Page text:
Wednesday, January 11, 2012

Scotch Eggs for My Favorite Clock Setter

Most people I know look forward to changing their clocks and falling back in November regaining the hour they lost months earlier. Personally, I hate it. I wish "they" would just leave things alone because I can’t stand changing my clocks. My aversion to this usually leaves all of our clocks displaying the correct time, with the exception of five or so displaying the old time which always belong to me.

Even though I planned to get around to changing them eventually, I really had some good excuses for not doing it. The two clocks in my car need a paperclip or toothpick to poke a little tiny button to change them, which I never seem to remember unless I’m already driving.  Then there's my wrist watch which requires some secret combination of winding and pulling that apparently only a sadist named Tag Heuer really knows for sure how to do.

The projection clock on my side of the bed is a real tricky one because it has to be set twice; once for the main display and once for the display on the ceiling. Experience tells me that getting both of them in sync for an entire 60 seconds at once is a physical impossibility.

Compounding this problem is the fact that the projection display loses about a minute every other day forcing me to do some serious calculations before arriving at an approximate time. First I have to subtract the hour I neglected to fall back to before adding the 23 minutes or so that the clock has lost to arrive at the approximate time. Phew! Try doing that kind of math at 13:72 in the morning when you are half asleep.

Finally there’s the clock on my oven, the most obstinate of all.  Changing it requires a confounding sequence of tones and buttons that makes Tag Heuer’s look user friendly. I have stood at my oven for no less than 10 minutes pushing buttons and resetting without resolution before just walking away in disgust. Where are the instructions you might ask? As best as I can recall I put them somewhere for safekeeping until I got around to filing them in their proper place and now they’re gone. They are around here somewhere and some day I’ll get serious and look for them.

Since we had extra family time around here over the holidays, Mr. H, armed with paperclips and internet instruction booklet printouts, took pity on me and set my clocks as a stocking stuffer of sorts. Thanks to him I can now easily tell the exact time when my college student butt dials me at 1 am.


Since Mr. H did something special for me, I decided to do something special for him.  While living in the UK, we learned to love many dishes that aren't so popular here in the US.  We really miss mushy peas (recipe coming soon), really great fish and chips to go with the mushy peas, Yorkshire puddings (pretty much impossible to make at 6,300 ft.), and Scotch eggs, just to name a few.  Scotch eggs are one of the easier recipes to replicate because the ingredients (or similar ingredients) are readily available, but the preparation isn't so easy so I don't prepare them very often.  They are time consuming and tricky, but worth it for the occasional treat.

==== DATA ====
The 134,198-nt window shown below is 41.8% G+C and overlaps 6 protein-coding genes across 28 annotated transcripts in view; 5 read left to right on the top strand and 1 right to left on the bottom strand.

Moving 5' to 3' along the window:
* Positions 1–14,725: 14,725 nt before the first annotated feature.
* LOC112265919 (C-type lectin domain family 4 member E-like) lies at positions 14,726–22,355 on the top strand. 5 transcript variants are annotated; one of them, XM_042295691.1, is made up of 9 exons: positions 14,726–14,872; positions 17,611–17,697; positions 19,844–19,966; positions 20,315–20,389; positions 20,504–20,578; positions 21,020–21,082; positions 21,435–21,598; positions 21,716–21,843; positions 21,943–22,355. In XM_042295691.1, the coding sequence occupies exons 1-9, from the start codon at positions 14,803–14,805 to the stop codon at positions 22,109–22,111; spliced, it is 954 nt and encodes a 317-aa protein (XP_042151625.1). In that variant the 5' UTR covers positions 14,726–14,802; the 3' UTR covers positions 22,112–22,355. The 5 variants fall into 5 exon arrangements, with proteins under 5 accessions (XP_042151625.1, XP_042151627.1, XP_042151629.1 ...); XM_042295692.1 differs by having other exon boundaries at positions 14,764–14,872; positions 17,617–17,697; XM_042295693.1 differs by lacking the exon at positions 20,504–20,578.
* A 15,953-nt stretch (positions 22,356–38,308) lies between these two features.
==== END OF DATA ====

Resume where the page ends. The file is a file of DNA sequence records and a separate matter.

I use my deep fryer to cook mine, but if you don't have one you can pan fry them too; just be aware that you will have to fry them until they reach a dark walnut brown and then allow them to rest until cool to ensure that they are cooked through.  I also like to serve mine with spicy mayo (not very English at all) which I believe adds another flavor layer to this already addictive dish.
 

Scotch Eggs

Before making these I always say a little prayer that I can find very small, easy to peel eggs so I don't get too frustrated.  Also, I know that this might sound like a lot of sausage but don't skimp because if you get the sausage too thin they have been know to split open in the fryer, and even though deep fried boil egg is interesting it is not the desired result.  I have eaten these before when the yolk is slighty soft and they are fantastic.  I'm still working on that.


1 pound of your favorite sausage meat (I like sage, but plain and Italian hot or regular are great too)

5 small to medium size eggs, hard boiled and peeled

1 cup all-purpose flour

1 cup breadcrumbs

2 eggs, beaten

Divide the sausage into 5 equal portions. Pat them out into thin patties that are big enough to wrap around the boiled eggs. Place each patty in the palm of one of your hands. Center the boiled into the middle of the sausage patty and mold the sausage meat around it, pressing it gently with cupped hands to seal it; set aside.

Pour the flour and breadcrumbs into separate shallow bowls or plates.  Roll the eggs into the flour then dip them into the beaten egg before rolling each in the crumbs to cover completely; set aside.

Preheat a deep fryer or place a medium size frying pan over medium high heat and pour enough oil into it so it is 1” deep. When the oil is hot place each egg into it and fry until they are a deep brown on all sides. Remove from the oil and transfer to paper towels to drain. Cool to room temperature.  These can also be baked in a preheated 350 degree oven for 30 minutes or until firm and golden brown.

Serve at room temperature plain, with Spicy Mayonnaise (recipe follows) or with a salad and fries. These are great for snacks, picnics or lunchboxes.

Spicy Mayonnaise

1/2 cup mayonnaise

2 tablespoons hot sauce (I like sriracha)

Squeeze of lime

1 small garlic clove, crushed

Mix all ingredients together in a medium size bowl. Chill until ready to serve.

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